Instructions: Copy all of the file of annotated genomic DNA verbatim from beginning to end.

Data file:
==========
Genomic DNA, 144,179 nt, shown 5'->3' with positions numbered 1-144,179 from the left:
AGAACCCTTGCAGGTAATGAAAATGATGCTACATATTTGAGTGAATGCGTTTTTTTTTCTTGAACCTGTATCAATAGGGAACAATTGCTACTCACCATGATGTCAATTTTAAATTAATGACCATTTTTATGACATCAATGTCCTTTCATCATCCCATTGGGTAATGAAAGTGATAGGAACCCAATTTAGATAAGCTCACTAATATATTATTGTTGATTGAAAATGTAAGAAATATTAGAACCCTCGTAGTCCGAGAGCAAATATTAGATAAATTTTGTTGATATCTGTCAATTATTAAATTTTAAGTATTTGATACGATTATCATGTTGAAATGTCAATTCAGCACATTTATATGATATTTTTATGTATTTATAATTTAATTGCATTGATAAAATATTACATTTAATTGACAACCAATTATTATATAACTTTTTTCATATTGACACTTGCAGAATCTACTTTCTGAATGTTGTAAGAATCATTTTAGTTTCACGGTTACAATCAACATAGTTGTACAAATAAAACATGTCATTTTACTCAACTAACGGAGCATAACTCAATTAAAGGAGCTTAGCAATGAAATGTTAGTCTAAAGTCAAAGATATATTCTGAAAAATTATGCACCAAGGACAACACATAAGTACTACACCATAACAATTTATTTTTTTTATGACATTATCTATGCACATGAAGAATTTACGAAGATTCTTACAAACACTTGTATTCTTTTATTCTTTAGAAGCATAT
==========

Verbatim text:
Genomic DNA, 144,179 nt, shown 5'->3' with positions numbered 1-144,179 from the left:
AGAACCCTTGCAGGTAATGAAAATGATGCTACATATTTGAGTGAATGCGTTTTTTTTTCTTGAACCTGTATCAATAGGGAACAATTGCTACTCACCATGATGTCAATTTTAAATTAATGACCATTTTTATGACATCAATGTCCTTTCATCATCCCATTGGGTAATGAAAGTGATAGGAACCCAATTTAGATAAGCTCACTAATATATTATTGTTGATTGAAAATGTAAGAAATATTAGAACCCTCGTAGTCCGAGAGCAAATATTAGATAAATTTTGTTGATATCTGTCAATTATTAAATTTTAAGTATTTGATACGATTATCATGTTGAAATGTCAATTCAGCACATTTATATGATATTTTTATGTATTTATAATTTAATTGCATTGATAAAATATTACATTTAATTGACAACCAATTATTATATAACTTTTTTCATATTGACACTTGCAGAATCTACTTTCTGAATGTTGTAAGAATCATTTTAGTTTCACGGTTACAATCAACATAGTTGTACAAATAAAACATGTCATTTTACTCAACTAACGGAGCATAACTCAATTAAAGGAGCTTAGCAATGAAATGTTAGTCTAAAGTCAAAGATATATTCTGAAAAATTATGCACCAAGGACAACACATAAGTACTACACCATAACAATTTATTTTTTTTATGACATTATCTATGCACATGAAGAATTTACGAAGATTCTTACAAACACTTGTATTCTTTTATTCTTTAGAAGCATAT